JOHN SHIMELL, K1/77
A week ago I was looking forward to racing in the first 3-day K1 Nationals, and my first time sailing single-handed on the sea for over 50yrs !
Steady winds of 10-15 knts were anticipated, with 8 races over 3 days, the perfect setting for the newly formed K1 Class Association to hold its first big National event.
However …. there had been several days of 25knt Easterlies blowing straight down the English Channel bringing with it huge steep-faced waves, complete with white horses, roaring across the seas off Torbay. On top of that the K1 race course had been set well off-shore to leave plenty of room inshore for a large fleet of 420s who were also racing that weekend.
The regular K1 owners also faced the unexpected arrival of Charley Cumbley (RYA & North Sails, with National & International titles in Finn, Solo, Phantom, D-One & assorted yachts) sailing in a borrowed demo boat to defend North Sail’s reputation against Hyde sails, which had won the previous K1 Open at Carsington.
In the pre-race briefing the RO admitted that it was a ‘bit lumpy’ out there & that if we parted company with our K1s then they would be focusing on rescuing us rather than our boats which, being self-righting, would probably career off by themselves towards the seawall or the rocks. If we chose to race then we should also be prepared to retire early rather than present the race management with difficult rescue tasks.
When I left the starting area in Race 1 & headed offshore for the first mark it was a bit of a surprise to say the least, the seas were already pretty rough but nothing compared with the sets of waves that were steadily developing further out to sea as the wind increased.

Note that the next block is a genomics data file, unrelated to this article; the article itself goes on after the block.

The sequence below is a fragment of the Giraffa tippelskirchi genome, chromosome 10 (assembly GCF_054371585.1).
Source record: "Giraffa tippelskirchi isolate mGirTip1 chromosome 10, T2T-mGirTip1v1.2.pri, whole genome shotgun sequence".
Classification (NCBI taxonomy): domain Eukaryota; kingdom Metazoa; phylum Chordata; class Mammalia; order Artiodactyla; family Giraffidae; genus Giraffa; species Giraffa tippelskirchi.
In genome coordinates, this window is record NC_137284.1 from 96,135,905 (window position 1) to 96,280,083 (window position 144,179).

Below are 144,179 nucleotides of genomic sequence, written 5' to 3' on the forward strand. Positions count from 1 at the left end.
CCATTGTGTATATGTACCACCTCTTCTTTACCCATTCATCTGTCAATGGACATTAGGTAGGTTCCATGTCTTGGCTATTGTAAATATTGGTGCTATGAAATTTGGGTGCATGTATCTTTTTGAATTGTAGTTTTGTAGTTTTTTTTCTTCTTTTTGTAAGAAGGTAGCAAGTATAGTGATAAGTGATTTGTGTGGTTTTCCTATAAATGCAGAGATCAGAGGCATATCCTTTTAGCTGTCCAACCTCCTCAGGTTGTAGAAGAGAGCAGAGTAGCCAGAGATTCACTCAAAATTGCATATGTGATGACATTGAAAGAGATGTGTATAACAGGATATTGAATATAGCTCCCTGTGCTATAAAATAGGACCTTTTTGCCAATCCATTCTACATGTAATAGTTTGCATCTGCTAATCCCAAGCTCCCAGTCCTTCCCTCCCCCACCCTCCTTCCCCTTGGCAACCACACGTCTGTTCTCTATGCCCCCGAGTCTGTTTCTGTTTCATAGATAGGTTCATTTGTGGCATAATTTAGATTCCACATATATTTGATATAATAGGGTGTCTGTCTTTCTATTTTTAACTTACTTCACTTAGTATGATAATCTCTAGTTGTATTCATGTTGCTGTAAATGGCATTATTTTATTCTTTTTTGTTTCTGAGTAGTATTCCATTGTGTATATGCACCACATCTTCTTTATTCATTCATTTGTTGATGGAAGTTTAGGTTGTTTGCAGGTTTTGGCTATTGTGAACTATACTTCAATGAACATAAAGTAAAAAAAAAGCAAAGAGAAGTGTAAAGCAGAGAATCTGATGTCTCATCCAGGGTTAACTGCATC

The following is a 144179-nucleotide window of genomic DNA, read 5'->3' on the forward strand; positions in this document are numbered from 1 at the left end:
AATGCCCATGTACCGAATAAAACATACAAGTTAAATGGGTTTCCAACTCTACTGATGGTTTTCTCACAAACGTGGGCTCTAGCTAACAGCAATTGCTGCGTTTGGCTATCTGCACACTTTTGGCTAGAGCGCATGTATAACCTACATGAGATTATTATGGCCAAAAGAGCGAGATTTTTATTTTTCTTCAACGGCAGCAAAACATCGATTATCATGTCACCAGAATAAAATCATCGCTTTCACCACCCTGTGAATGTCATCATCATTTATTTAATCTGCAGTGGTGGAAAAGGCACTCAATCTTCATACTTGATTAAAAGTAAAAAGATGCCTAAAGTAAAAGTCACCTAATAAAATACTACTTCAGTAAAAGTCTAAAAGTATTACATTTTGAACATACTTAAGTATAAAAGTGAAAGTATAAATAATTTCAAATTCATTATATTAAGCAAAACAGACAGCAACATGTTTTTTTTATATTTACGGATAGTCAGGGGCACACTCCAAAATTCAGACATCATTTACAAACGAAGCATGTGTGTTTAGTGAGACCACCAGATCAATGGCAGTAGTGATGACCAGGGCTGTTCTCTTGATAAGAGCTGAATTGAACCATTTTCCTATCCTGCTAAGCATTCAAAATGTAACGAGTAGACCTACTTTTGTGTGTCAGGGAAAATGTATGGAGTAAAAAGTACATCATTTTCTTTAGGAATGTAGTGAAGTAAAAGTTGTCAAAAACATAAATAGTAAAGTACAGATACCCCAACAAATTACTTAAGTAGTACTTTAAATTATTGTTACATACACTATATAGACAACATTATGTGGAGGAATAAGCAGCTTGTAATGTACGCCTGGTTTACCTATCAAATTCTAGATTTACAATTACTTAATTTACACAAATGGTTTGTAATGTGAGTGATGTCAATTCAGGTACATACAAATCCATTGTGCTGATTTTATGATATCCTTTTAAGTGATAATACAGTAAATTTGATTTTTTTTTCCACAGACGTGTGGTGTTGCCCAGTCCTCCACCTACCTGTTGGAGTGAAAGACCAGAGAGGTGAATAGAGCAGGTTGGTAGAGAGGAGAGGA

I know that sailors & fishermen are renowned for exaggerating but the published inshore photographs don’t do justice to the conditions further offshore. Anyone doubting my account should ask Chris Goldhawk, who has sailed his Solo there under similar conditions & rated it as some of the most exciting conditions he’d ever sailed in.
The starting area had breaking waves of a couple of metres or so but it was relatively sheltered from the larger swell that we could see breaking further out towards the top mark. When we got out there it was even more daunting than it had first appeared, the bigger sets of waves sometimes completely hid other boats from sight, particularly if they were heeled over beating to windward, & as the wind strength increased later in the day the breaking crests presented quite a challenge just to stay attached to the deck of the boat, let alone to race effectively.
More daunting still was attempting to run downwind, it was like falling off the roof of a bungalow, in fact some retired with what they described as something close to ‘vertigo’ & that you sometimes had to look above you to see starboard boats approaching at very short notice. It was certainly unnerving at first reaching down-wind but became fast & exciting once you got the hang of heading up as much as possible for the initial drop over the top of the bigger waves before bearing away & heading down the face of the wave.
I do know that waves always seem much bigger when you’re beneath them but even Torbay Yacht Club admitted it was the heaviest seas they had seen for ages. I’ve crewed in rough seas before, including Flying Fifteens off Falmouth in pretty heavy weather, but the seas there were nothing like as big as those we had off Torquay & the particular difficulty several of us had with new K1 hulls was that the smooth, rounded, side decks are very slippery & also, having no well-defined gunwale to lock onto, were hard to lock onto effectively. Unless you had decent grip from special hiking shorts, or a non-slip deck coating, then it became extremely difficult to find any stability at all while being thrown around the boat by the bigger waves. Quite a few of us had also elected to wear our dry suits, to deal with prolonged immersion should we part company with our boats, & these turned out to be particularly slippery against the deck of the K1.